(Lunch for two should run around $40, with dinner about double that, exclusive of drinks, which shouldn’t be excluded, ever. There’s a reserve wine list in addition to the $40/btl  one, and it’s a lot pricier, if no less exciting.)


1130 S. Casino Center Blvd.

Las Vegas, NV 89104


Downtown’s Hidden Hispanic Gems

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Everyone these days is talking about downtown’s chef-driven cuisine at Esther’s Kitchen, Flock & Fowl, The Kitchen at Atomic, Jammyland, 7th & Carson, eat. and Carson Kitchen.

Heck, they’re even talking about the resurgence of Pop Up Pizza in the Plaza….which does some superb deck oven work that rivals Good Pie for downtown pizza hegemony.

But there’s two under-the radar joints that don’t get a lot of buzz, but are not to be missed. (We call them “hidden” in the headline, but they’re really hiding in plain sight, right on Las Vegas Boulevard.)

We’re talking Puerto Rican food, folks. And fish tacos. Two versions of Latino-inspired cuisine that provide a whole lot of satisfaction for relatively little bucks.

Now, I know and you know that you probably don’t know shit about Puerto Rican food. But I am not here to mock your ignorance. Rather, I am here to dispel it. And the way to do that is to mofongo and maduro your way to a tostones good time. (In case you haven’t guessed, there’s nothing subtle about this food, but it’s damn tasty — if a bit starchy — and a blend of Caribbean cuisines with all sorts of edibles from Spain to Africa.)

The only drawback to your discovery is you’ll have to get your education while either eating in your car, or standing up, or sitting on one of four stools on the right side of the building. But those inconveniences are a small price to pay for a Cuban sandwich that beats any Cubano in town:

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….or the aforementioned boffo shrimp mofongo:

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Orrrrr these sweetly fried maduros:
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“Holy Clemente, Batman!” I said to myself after a few bites. “This place is cooking with real care in their (teeny tiny, food truck-ish) kitchen.”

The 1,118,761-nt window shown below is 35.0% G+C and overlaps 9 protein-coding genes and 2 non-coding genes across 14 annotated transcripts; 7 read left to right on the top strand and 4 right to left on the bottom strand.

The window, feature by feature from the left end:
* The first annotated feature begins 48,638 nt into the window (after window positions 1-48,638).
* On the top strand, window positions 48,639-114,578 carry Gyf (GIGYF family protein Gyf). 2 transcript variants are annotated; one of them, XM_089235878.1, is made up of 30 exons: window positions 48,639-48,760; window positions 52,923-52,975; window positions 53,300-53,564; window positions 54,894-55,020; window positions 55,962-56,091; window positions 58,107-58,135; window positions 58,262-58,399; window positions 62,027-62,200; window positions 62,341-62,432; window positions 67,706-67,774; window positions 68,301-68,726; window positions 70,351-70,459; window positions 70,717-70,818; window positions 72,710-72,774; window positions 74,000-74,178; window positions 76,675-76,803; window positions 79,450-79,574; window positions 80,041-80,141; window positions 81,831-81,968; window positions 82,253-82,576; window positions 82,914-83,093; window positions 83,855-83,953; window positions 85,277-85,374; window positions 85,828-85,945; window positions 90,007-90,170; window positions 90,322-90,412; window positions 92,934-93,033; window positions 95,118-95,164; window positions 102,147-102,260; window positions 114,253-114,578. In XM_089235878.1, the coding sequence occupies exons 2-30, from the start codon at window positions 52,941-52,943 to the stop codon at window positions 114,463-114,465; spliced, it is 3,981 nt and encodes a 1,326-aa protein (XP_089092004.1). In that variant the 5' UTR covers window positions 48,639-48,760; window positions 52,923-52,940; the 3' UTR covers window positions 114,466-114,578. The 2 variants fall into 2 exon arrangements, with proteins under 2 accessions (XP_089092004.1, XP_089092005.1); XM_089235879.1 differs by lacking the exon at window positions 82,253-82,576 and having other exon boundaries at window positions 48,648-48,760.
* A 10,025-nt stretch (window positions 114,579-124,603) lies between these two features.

(Yes, I say those sorts of things to myself whenever I’m pleasantly surprised by an unfamiliar morsel in an unknown place.)
You’ll notice those shrimp are sizeable and de-veined, and the plantains were fried to a fare-thee-well.
Even something as innocent looking as this yellow rice (arroz con gandules):
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….was packed with flavor and obviously turned out by someone with real pride in this cuisine.
The Food Gal® and I ordered way too much, (and spent around $50) but everything from the sandwich to the coconut flan was a treat — so good it’s even worth standing up to eat.
Literally right across the street from Puerto Rico Express is Bajamar Seafood & Tacos — another place so surprisingly good you’re going to kick yourself for not coming here sooner.
(This is where I confess that I drove past both of these places for the better part of a year before trying them — so convinced was I that neither would be worth my time or calories. How wrong I was.)
Having been burned by flaccid fish tacos for like….forever….I approached Bajamar feebly. It occupies a space previously occupied by one failed food operator after another, sits within the shadow of the shuttered Olympic Garden, and shares a parking lot with some forgettable slinger of Mexican mediocrity. In other words, you couldn’t have a less auspicious location for the real deal in fish tacos.
But the real deal they are, from the grilled simplicity of marlin tacos (with Monterey Jack cheese and salsa fresca) to this “Lucas” laden with grilled shrimp, peppers, and chipotle cream:
….to the deep-fried classic:
….these tacos announce themselves as the actual Ensenada enchilada — the best fish tacos Las Vegas has ever seen.
As good as they are, our favorite thing on the menu is the incendiary aguachile verde:
….that will light you up and turn you on like no ceviche, ever.
We even like the little, house-made cheesecake they do for dessert here, and people tell us the battered and deep-fried fish and octopus chunks (pulpo on the menu) are not to be missed, either.
Downtown dining has gone decidedly upscale in the past three years, but amidst all the porchetta and pasta, and the inundation of craft cocktails and bohemian beers,  it’s nice to know that some solid lower-end, food-centric joints have opened to satiate cravings at all price points.
Which is just what a legitimate urban food culture needs.
Arriba! Arriba! Indeed.
1516 Las Vegas Blvd. South
Las Vegas, NV 89104
1615 Las Vegas Blvd. South
Las Vegas, NV 89104